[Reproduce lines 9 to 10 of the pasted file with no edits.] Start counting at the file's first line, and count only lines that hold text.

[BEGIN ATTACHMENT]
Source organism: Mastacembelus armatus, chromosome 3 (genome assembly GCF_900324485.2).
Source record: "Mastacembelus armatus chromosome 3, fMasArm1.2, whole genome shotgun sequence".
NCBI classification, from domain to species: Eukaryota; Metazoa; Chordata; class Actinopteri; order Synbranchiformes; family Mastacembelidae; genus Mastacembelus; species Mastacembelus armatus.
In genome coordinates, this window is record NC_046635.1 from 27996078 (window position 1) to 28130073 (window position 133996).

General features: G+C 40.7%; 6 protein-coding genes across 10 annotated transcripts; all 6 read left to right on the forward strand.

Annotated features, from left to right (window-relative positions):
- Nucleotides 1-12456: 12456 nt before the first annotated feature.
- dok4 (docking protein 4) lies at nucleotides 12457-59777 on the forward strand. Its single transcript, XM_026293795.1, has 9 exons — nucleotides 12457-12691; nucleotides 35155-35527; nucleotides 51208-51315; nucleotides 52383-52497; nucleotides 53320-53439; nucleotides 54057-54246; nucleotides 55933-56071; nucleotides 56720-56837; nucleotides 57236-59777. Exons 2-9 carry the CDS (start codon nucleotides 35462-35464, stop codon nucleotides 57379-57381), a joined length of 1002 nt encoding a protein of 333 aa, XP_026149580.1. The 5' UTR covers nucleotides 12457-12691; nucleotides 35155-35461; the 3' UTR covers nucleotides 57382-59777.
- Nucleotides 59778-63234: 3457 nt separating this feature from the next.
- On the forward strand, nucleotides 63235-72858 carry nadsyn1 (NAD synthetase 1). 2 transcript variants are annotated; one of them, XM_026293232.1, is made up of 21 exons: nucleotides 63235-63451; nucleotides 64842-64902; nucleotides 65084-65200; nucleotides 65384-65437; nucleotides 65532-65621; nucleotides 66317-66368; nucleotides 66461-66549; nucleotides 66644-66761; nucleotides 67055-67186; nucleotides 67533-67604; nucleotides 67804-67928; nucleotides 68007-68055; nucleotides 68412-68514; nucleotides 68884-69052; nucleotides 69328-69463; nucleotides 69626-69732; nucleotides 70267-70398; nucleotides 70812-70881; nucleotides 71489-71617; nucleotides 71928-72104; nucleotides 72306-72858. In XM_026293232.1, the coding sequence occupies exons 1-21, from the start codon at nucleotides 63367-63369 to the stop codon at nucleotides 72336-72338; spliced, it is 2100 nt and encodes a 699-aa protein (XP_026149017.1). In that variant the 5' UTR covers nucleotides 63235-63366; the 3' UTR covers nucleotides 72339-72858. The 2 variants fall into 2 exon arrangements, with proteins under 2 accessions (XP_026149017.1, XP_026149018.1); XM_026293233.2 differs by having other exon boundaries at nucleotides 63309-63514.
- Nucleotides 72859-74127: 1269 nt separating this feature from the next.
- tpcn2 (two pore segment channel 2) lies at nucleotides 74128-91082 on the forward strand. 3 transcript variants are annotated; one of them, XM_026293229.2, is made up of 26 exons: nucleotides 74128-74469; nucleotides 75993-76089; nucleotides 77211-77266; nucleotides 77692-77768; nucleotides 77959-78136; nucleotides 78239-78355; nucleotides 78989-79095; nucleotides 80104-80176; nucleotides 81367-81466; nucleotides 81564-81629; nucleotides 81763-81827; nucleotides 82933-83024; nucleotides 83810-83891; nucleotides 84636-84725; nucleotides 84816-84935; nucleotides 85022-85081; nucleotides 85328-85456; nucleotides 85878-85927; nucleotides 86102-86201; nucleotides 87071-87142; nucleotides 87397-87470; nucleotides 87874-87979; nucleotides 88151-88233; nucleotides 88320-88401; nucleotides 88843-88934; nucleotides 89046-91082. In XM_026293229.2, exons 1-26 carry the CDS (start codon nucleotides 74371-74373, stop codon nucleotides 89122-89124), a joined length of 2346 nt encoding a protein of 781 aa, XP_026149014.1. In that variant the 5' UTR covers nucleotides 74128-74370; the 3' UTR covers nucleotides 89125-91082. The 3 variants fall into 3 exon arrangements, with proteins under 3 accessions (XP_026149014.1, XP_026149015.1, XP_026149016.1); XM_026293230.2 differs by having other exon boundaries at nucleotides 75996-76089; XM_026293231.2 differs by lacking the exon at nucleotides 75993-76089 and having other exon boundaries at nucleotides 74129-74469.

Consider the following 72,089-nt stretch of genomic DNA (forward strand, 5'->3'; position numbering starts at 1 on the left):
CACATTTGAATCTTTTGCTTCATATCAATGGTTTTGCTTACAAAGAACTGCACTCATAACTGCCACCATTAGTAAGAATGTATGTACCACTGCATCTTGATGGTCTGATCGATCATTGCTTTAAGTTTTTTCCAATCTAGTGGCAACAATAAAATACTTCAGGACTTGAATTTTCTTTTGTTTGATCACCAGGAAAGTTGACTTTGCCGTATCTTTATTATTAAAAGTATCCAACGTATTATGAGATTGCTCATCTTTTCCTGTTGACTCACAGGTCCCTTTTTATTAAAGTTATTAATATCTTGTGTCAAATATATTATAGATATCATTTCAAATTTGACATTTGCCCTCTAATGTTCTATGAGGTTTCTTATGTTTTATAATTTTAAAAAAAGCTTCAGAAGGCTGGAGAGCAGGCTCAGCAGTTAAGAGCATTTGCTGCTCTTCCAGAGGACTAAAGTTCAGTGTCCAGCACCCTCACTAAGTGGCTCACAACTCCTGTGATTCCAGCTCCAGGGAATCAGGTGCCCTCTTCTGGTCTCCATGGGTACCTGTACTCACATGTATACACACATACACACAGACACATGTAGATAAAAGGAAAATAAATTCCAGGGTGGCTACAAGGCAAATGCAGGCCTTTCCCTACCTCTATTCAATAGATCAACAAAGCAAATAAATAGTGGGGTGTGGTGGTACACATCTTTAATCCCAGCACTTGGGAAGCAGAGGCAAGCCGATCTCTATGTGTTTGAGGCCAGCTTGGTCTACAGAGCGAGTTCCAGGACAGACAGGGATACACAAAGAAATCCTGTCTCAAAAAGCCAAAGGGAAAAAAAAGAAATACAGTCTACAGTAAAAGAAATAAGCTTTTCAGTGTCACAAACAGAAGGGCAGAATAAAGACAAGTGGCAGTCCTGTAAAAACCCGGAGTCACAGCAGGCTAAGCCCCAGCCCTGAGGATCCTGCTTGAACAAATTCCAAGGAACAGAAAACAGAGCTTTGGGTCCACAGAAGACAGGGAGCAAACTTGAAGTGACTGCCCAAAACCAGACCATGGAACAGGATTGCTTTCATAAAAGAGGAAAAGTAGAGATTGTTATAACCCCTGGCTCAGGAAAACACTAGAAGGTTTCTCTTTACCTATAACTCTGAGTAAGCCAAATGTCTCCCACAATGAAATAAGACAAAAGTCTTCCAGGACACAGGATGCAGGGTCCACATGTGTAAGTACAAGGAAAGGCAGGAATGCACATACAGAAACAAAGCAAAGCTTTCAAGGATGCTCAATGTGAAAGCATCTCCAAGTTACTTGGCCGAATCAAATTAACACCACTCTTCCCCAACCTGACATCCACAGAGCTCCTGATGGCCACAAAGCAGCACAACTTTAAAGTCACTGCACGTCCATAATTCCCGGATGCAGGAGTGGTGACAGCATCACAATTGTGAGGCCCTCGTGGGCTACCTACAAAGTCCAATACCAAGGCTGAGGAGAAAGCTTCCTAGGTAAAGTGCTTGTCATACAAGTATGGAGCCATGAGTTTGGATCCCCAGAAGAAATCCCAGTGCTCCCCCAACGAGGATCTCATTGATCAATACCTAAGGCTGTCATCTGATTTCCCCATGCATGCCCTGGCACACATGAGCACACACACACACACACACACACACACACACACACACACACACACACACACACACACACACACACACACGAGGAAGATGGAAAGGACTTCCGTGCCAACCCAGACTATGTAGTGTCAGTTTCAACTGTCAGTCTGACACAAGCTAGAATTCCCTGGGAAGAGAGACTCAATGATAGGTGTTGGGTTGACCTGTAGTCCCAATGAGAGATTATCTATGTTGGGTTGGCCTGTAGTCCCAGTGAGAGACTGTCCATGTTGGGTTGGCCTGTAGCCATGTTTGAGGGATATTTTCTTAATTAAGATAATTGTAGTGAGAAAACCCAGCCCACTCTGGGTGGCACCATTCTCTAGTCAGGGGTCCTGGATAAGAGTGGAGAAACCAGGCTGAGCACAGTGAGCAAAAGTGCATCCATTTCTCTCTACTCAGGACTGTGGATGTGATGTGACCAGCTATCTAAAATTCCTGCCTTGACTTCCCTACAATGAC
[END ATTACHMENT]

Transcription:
- Nucleotides 59778-63234: 3457 nt separating this feature from the next.
- On the forward strand, nucleotides 63235-72858 carry nadsyn1 (NAD synthetase 1). 2 transcript variants are annotated; one of them, XM_026293232.1, is made up of 21 exons: nucleotides 63235-63451; nucleotides 64842-64902; nucleotides 65084-65200; nucleotides 65384-65437; nucleotides 65532-65621; nucleotides 66317-66368; nucleotides 66461-66549; nucleotides 66644-66761; nucleotides 67055-67186; nucleotides 67533-67604; nucleotides 67804-67928; nucleotides 68007-68055; nucleotides 68412-68514; nucleotides 68884-69052; nucleotides 69328-69463; nucleotides 69626-69732; nucleotides 70267-70398; nucleotides 70812-70881; nucleotides 71489-71617; nucleotides 71928-72104; nucleotides 72306-72858. In XM_026293232.1, the coding sequence occupies exons 1-21, from the start codon at nucleotides 63367-63369 to the stop codon at nucleotides 72336-72338; spliced, it is 2100 nt and encodes a 699-aa protein (XP_026149017.1). In that variant the 5' UTR covers nucleotides 63235-63366; the 3' UTR covers nucleotides 72339-72858. The 2 variants fall into 2 exon arrangements, with proteins under 2 accessions (XP_026149017.1, XP_026149018.1); XM_026293233.2 differs by having other exon boundaries at nucleotides 63309-63514.